Every year, one out of every three people over age 65 experiences a fall. Five years ago, that scary statistic was a reality for La Cañada resident Dianne Osburn.
A self-proclaimed klutz, Osburn often tripped and fell, facing injuries and a loss of confidence that caused her to limit her activity.
"I was on a downward spiral of falling," said Osburn, 69. "I was getting very afraid and nervous about falling, which caused me to fall more."
When Osburn learned the YMCA offered a class that focused on preventing falls through better balance and core training, she joined and signed up. Today, she feels more confident and hasn't had a single falling episode.
"I've tripped many times, but I've never fallen — knock on wood," she said.
That's exactly the outcome the Crescenta-Cañada YMCA's Healthy Living Department envisioned for members when developing its new Balance and Thrive fall prevention initiative. The program, free to members, kicked off in La Cañada Monday with an introductory event at which Osburn spoke.
Balance and Thrive offers participants of any age and fitness level a range of classes centered on movement, balance and posture. The program begins with a comprehensive balance assessment, in which an individual creates a realistic, achievable balance plan.
"This initiative is about prevention," said Healthy Living Director Ana-Marie Schaefer. "It's about having a better quality of life and, ultimately, saving lives."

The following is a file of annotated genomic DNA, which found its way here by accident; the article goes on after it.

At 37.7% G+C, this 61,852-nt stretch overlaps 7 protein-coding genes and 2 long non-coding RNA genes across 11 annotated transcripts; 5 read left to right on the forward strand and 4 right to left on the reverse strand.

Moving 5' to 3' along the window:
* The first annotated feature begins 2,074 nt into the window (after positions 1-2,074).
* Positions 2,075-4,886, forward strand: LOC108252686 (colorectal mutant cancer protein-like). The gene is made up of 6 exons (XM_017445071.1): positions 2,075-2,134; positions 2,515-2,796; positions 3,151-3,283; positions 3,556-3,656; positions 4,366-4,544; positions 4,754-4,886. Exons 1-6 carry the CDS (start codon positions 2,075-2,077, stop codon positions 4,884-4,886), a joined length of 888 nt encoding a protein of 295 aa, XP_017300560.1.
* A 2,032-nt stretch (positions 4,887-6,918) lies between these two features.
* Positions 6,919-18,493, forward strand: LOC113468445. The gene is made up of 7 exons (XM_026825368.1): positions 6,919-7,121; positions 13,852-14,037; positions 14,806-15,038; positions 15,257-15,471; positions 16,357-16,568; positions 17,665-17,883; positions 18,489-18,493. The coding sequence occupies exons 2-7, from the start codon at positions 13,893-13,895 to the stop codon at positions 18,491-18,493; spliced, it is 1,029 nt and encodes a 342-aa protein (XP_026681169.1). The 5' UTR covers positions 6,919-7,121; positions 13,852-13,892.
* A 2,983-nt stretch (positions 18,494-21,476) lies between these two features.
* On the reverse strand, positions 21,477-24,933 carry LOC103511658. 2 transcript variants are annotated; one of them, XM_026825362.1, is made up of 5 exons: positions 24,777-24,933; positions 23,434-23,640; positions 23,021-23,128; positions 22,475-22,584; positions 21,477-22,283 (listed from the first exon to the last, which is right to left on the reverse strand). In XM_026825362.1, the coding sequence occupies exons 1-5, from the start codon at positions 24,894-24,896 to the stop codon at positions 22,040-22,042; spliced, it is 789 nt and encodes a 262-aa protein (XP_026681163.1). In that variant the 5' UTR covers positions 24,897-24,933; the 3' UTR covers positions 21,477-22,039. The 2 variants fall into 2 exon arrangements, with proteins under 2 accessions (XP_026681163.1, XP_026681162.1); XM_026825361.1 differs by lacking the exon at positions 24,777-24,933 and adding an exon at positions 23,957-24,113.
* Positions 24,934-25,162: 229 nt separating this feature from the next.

The program includes follow-up visits, 10-minute balance clinics and ongoing workshops. The idea is to create a holistic program that addresses the needs of members as they age, Schaefer said.
Monday's celebration introduced the many physicians, coaches and instructors involved with Balance and Thrive and featured three Zazz whole body vibration machines, designed to help people stabilize their core muscles.
La Cañada YMCA member Vicky Le Gallienne, 74, attended with daughter Glynda Gomez to see how to improve her balance, and how the new program might help.
"Balance is so important, especially the older you get," said Le Gallienne, who lives with osteoporosis. "I want to see what they have that's going to help."
Balance instructor Bobbi Koonse led Monday's audience in a few simple exercises offered in Balance and Thrive's classes. Attendees rotated hips, stretched arms and wiggled feet in tandem.
"A wider base is a more stable base," Koonse said, spreading her feet apart and bending her knees. "This is your center of balance, right here."
La Cañada resident Dr. Mohammad Malek, 76, attended the kickoff event with his wife, Guity, 72. Although the pair keeps fit through regular exercise, they wanted to learn more about what the YMCA had to offer and perhaps learn some pointers.
"To know is better than not to know," Guity Malek said.
"Yes," Mohammad Malek agreed. "Knowledge is power."
Follow Sara Cardine on Twitter: @SaraCardine.